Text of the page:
Thirdly, the first chapter of Genesis reveals the towering dignity of the least of humanity. In saying that mankind is made in God’s image, Genesis democratizes something which was once only the possession and prerogative of kings. The Hebrew concept of image involves representation and authority. The word for “image” in Genesis 1:26 [Hebrew tselem] is also the word used to describe the images of the pagan gods. Those images were not regarded as reminders of an absent deity, but as the way the deity was present. It represented the deity and manifested its power in the world. As one scholar put it: “In ancient Near Eastern texts only the king is in the image of God. But in the Hebrew perspective this is democratized to all humanity… ‘exercising royal dominion over the earth as God’s representative is the basic purpose for which God created man.’” In Egypt, for example, the gods ruled the earth through the Pharaoh. But the Israelites knew that all men everywhere were meant to rule the earth in God’s name—and that included all women! Obviously the one charged with this high dignity had to be different from the animals, so that by extension the imago Dei could legitimately be described as found in man’s freedom, rationality, and capacity for love and self-transcendence. But this does not change the first insight of the sacred text that God’s image consisted of being charged with representing God and ruling in His name as His visible co-regents.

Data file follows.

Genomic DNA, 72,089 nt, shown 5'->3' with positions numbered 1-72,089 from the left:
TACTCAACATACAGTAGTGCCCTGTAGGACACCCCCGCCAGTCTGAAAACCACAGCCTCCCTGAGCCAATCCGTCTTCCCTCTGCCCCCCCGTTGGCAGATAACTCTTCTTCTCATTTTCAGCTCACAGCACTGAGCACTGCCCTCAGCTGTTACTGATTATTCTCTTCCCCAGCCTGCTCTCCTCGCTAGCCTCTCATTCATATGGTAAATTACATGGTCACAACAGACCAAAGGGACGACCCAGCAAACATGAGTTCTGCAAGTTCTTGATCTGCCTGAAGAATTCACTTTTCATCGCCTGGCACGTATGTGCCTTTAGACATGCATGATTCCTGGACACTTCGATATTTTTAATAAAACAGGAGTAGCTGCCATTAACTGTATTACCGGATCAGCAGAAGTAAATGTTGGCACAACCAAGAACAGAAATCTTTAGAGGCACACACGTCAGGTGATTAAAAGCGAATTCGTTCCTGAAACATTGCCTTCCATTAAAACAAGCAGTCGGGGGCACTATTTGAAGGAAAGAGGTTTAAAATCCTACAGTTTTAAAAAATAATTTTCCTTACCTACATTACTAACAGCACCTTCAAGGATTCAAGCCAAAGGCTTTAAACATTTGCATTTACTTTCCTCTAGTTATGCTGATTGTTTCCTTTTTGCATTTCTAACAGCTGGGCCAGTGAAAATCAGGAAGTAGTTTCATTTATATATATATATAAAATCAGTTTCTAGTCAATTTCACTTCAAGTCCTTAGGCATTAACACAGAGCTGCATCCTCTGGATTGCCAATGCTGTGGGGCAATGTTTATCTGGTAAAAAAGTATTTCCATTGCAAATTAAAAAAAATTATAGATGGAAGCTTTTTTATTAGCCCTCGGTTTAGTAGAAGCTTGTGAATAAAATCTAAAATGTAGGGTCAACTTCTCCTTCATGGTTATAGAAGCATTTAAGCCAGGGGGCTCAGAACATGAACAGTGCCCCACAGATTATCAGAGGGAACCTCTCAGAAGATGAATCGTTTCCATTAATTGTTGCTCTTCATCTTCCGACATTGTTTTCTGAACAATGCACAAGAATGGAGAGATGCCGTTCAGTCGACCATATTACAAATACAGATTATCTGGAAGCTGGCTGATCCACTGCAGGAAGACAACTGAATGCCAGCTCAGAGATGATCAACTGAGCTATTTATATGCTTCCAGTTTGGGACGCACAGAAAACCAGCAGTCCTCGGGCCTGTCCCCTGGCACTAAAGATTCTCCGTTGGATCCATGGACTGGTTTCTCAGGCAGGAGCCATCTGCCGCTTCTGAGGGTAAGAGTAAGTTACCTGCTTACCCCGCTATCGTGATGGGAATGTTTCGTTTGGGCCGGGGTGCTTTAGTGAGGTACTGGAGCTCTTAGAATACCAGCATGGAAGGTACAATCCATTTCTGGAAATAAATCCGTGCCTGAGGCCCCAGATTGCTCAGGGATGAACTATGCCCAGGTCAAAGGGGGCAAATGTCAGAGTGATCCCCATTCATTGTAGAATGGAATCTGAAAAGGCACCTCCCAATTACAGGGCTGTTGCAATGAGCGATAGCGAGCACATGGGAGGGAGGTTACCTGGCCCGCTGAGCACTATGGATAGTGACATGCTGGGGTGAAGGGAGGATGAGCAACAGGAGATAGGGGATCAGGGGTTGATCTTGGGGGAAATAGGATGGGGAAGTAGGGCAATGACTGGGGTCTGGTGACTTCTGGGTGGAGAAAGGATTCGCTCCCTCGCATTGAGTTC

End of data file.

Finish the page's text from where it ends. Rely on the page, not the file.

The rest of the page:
This dignity is found in all people everywhere. In democratizing the imago Dei the sacred author did not merely take the prerogative away from kings and give it to mankind in general. If the imago Dei does not depend upon royal power but is the irrevocable gift of God to all, then it also does not depend upon gender, age, color, sexual orientation, political affiliation, or intellectual gifting. Infants in the womb, devoid of present social utility, are adorned with His image, as are the mentally handicapped and the old and senile. Each human being who draws breath was created to represent and manifest God in the world. Our spectacular failure to obey Him does not erase that calling or that dignity. Everyone—absolutely everyone—must be treated with love and respect because all share that divine image.
We see that when closely read, the first chapter of Genesis is not simply an historical record, but a theological testament. It gives us lessons that even now we have not yet learned. All the more reason to read again what it really says, and strive to obey.